If I do not do that, property follows its nature: it is exaggerated for one, annihilated for the other; it is unmannered, immoral.


Chapter VII.

Guarantism.—Theory of Property.

That the citizen, a free and concrete being, made in the image of the State, must have, along with the possession of their person, authority over things, or risk being deprived of all guarantees.—Prejudices unfavorable to absolutism.—Different manners of possessing the land: in community, in feudalism, in sovereignty or property. Examination of the first two modes: rejection.—Opinions of the jurists concerning the origin and principle of property: refutation of these opinions.—New Theory: that the reasons for property, and thus for its legitimacy, must not be sought in its principle or origins, but in its aims. Account of these aims: 1 Necessity, after having organized the State, of creating a counterweight to the State in the liberty of each citizen; federalist and republican character of property; observations on the poll tax and confiscation.—2 Abstention from any law regulating the possession, production, circulation, and consumption of things: analogies with love and art; mobilization of real property.—3 Competition, equalization and moralization of selfishness; character of the true proprietor; scale of the social problem: organic condition of property;—how and why it is said to be absolute.—Preservation of proprietary egoism through the collective reason: maxims of that reason; progressive leveling of conditions and forms; law of social approximations.—Historical look at property: causes of its uncertainties, its variations, its abuses and failures; it has never, anywhere, existed in truth and fullness, in accordance with the [4] wishes of society, and with a perfect understanding of itself.—Spirit of socialism: defense of the author and his critique.—A word to the Poles.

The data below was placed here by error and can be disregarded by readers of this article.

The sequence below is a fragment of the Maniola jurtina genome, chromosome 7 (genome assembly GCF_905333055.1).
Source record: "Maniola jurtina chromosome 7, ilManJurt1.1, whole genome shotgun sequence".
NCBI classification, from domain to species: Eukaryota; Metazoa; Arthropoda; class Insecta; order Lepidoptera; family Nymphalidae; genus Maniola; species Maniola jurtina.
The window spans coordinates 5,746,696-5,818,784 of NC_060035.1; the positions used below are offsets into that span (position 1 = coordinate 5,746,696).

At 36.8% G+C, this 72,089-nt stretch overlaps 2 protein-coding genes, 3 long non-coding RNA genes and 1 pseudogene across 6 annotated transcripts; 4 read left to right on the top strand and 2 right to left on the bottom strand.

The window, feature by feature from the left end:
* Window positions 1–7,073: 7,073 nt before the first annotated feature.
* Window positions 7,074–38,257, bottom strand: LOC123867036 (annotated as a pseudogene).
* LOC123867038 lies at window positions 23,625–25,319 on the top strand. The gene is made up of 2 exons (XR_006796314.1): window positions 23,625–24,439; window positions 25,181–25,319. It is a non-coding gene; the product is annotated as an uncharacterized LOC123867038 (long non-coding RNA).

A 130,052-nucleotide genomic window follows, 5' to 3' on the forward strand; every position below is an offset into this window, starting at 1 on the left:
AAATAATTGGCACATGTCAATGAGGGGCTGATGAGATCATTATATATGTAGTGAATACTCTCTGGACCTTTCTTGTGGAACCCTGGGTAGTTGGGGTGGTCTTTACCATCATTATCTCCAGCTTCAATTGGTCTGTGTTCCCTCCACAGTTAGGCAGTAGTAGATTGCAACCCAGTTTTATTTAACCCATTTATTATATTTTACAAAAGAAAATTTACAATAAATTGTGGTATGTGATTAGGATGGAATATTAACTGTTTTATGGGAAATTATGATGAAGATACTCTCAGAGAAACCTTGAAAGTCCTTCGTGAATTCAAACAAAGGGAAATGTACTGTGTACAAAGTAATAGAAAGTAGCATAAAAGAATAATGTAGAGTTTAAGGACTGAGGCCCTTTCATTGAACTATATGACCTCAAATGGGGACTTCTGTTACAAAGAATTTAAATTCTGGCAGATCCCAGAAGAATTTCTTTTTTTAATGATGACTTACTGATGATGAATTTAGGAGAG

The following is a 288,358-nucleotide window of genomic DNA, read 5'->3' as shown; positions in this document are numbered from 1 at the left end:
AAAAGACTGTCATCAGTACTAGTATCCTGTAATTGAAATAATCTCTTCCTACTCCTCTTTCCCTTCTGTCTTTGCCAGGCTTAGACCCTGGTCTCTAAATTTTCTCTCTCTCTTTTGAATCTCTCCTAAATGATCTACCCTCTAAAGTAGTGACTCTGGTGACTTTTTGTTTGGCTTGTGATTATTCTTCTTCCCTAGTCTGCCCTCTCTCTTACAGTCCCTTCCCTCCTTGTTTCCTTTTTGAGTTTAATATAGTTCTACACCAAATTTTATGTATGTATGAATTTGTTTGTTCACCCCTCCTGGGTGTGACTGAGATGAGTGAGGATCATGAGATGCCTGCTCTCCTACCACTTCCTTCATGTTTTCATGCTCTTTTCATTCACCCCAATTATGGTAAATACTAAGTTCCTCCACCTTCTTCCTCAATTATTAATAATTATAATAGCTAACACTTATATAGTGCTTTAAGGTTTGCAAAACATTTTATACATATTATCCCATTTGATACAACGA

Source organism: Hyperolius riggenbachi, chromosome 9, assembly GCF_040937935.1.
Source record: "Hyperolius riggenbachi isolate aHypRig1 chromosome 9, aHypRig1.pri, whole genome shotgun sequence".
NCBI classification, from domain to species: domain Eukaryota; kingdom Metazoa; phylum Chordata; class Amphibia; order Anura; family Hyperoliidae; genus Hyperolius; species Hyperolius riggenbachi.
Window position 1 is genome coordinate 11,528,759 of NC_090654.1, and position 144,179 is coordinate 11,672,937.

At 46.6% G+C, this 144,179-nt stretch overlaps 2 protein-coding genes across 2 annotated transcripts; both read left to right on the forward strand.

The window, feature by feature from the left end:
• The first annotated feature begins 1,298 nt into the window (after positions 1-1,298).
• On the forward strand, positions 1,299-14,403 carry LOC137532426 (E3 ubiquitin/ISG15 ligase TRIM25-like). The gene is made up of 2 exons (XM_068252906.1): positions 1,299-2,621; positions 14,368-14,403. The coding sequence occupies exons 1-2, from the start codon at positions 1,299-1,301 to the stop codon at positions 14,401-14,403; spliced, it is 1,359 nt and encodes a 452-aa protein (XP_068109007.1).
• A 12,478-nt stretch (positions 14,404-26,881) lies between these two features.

Let us look back over the road we have traveled. Having posed our two great principles, the immanence of justice and of ideas in humanity (Ch. I) and the realism of the State (Ch. II), we have indicated the rule of political geography (Ch. III); from geography we have passed to ethnography (Ch. IV); from ethnography to the organization of the Social Body, and consequently in the form of the Collective Reason (Ch. V); some considerations concerning the Collective Reason have raised us, finally, to the laws of the universal conscience, which are those of progress. Thus we have arrived, through that ultimate question of customs and social transformations, to the far reaches of the intellectual world. One step more, and we would run the risk of falling from the reality where we have remained thus far, into mysticism. It is time to end our ascent, and, as we have climbed from matter to mind, to descend once again from mind towards matter, which we will do, not by retracing our steps, but by completing our arc, by continuing on our path.